05/12/13 HAPPY MOM'S DAY! None of us would be here without you! It is a cool 37 degrees here early this morning, but looks like it will be a bright and beautiful blue-sky day. We had the last of our photo workshops yesterday, and had just enough clouds floating around to make for perfect light for our early-morning shoot (we met up before 6am). The remainder of the day was spent in the dark classroom processing files, and munching on Pam's homemade Cloudland oatmeal chocolate chip cookies (they have now been certified as a health food).
A couple of days ago Lucy and I took off on an adventure into the Ozark JUNGLE in search of wildflowers, blooming magnolias, and waterfalls. There were big storm clouds overhead, but the forest was drying out a bit from some rains that had passed through the night before - we didn't get much rain out of the big system that dropped flood waters in the northwest corner of the state, in face we got less than a half inch. Anyway, the forest was lush and THICK and at times pretty tough to get through.
We made our way past the showy orchids site (none blooming), past the yellow lady's-slipper site (only one blooming), past some azaleas (none blooming, but will be soon!), and then we scrambled down the bluff alongside Stair-Step Falls, which was flowing pretty well. I had to help Lucy down the 20-25 foot tall route on the side of the bluff - she was a real trooper and allowed me to grab her and haul her down some of the steps that were too tall for her.
Once at the bottom of the falls we turned and started to make our way along the bench that heads up into Dug Hollow towards some waterfalls and a large wild azalea patch. Gosh darn it was SO THICK on that bench! So thick in fact that most of the time Lucy was out of sight. She is deaf, and so we have developed this system where she will fight through the mess ahead for a few steps, then stop and take a few steps back towards me to see if I am coming her way. It was so thick in this area that I could hardly see 15-20 feet in any direction. There was a lot of downed timber from that same old ice storm of years ago, now really grown up with underbrush and briars that were taller than me.
At one point - after I had just been down on my hands and knees to crawl under a downed tree - I stood up and saw a flash of black just off to my right, at out just inside the edge of my sight. When I started to make a step towards what I thought was Lucy (she has black fur), I saw a flash of what seemed like a WALL of black fur immediately to my left. And then I saw another flash of black fur directly in front of me - this one was Lucy. That meant that the other two bits of black fur were NOT Lucy. Uh oh.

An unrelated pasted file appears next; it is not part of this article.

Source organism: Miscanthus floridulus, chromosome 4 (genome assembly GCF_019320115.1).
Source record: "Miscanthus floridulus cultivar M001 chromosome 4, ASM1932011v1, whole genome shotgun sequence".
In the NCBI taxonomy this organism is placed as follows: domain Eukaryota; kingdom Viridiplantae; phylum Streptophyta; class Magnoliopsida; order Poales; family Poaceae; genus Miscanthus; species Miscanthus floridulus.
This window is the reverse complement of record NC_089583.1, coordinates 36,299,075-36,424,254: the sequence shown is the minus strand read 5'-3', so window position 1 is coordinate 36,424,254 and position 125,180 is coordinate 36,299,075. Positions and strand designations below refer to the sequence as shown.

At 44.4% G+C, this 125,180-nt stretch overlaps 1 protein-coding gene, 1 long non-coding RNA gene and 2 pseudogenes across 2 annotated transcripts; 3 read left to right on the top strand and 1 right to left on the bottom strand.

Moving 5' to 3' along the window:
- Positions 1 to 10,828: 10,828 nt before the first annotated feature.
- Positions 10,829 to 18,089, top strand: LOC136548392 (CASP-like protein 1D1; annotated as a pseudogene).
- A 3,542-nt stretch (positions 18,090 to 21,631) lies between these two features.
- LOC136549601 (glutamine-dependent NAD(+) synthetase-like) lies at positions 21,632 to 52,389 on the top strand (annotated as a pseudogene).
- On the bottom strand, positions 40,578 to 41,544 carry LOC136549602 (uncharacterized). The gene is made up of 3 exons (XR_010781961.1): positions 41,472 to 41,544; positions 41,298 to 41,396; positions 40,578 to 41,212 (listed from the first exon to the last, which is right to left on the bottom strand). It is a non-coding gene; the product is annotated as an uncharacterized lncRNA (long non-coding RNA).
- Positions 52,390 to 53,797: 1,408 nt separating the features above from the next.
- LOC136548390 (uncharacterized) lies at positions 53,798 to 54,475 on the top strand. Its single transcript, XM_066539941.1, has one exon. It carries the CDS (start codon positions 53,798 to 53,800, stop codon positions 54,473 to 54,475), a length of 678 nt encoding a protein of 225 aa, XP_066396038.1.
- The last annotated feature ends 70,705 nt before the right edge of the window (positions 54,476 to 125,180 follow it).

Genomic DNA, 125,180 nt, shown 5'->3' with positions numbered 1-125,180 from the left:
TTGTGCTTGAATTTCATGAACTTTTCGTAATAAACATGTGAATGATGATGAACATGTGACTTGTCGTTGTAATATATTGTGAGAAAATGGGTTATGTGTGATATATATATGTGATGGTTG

The following all happened over the span of perhaps only 3-4 seconds, although it seemed like an eternity. I immediately realized that Lucy and I had stumbled into the middle of a momma bear and her cub - not a good place to be. Lucy was not looking at me, and she could not hear me if I called out to her, but I knew she was in danger as she was directly in between momma and the cub. I had one choice, and one choice only to save Lucy (bears do not like dogs, especially ones that have gotten in between them and their cub). So I STEPPED TOWARD Lucy in hopes that my movement would get her attention, although I was also putting myself even more in between momma and her cub at the same time - I could not think of anything else to do in that split-second that I had to decide what to do. All four of us were within a square of jungle that was less then 20 feet wide. And then I saw movement - the tiny bear cub ran right up a tree just a few feet from Lucy.
Lucy turned to look at me, and then I spun around and started to walk briskly away from the bears, hoping like heck that Lucy would follow me - and that the bear would not take a swipe at Lucy - or charge me - it would not have been much of a fight either way I'm afraid, and we would have lost.
I turned back towards Lucy and the bears, and was thrilled to see that Lucy had indeed started to follow me back out of the dangerous situation (and the little cubby bear was staring directly at me - just like the one in the photo that I had taken several years ago that is the current Print Of The Week - SO SWEET, but also so dangerous). But what about momma bear? I saw her moving - and holy C**P she was a MONSTER bear!!!!!!!
Lucy and I continued to retreat, but instead of charging us, she turned away to motion to a second cub, who went scampering up another tree - so there were two cubs, momma bear, Lucy, and I, all within that little patch of Ozark Jungle!
We quickly made our way back up the stair-step bluff and safely to the top. Whew, that was a relief! Just as I was moving away from the bluffline, I came upon a steaming GIANT pile of bear scat that was about a foot in diameter - easily the largest pile of black bear scat I had ever seen, and the "cylinder" size of the scat also indicated a very large bear. I have a feeling that the big momma bear and her cubs had been on top of the bluff and Lucy and I originally approached, and they too made their way down the stair-step bluffline and were actually trying to get away from us. But then as we approached their position in the jungle below the bluff, momma decided to take a stand - and send her cubs up into the tree while she took care of us.
I returned Lucy to the cabin, grabbed a can of bear spray, and returned to Dug Hollow to spend the next several hours in the lush forest, mostly sitting beside a small waterfall having a conversation with a group of ferns - they were happy and dancing all over the place, and I really needed them to settle down and hold still for my picture, which they eventually did. It turned out to be a delightful day in the wilderness, although I could have done without the bear drama!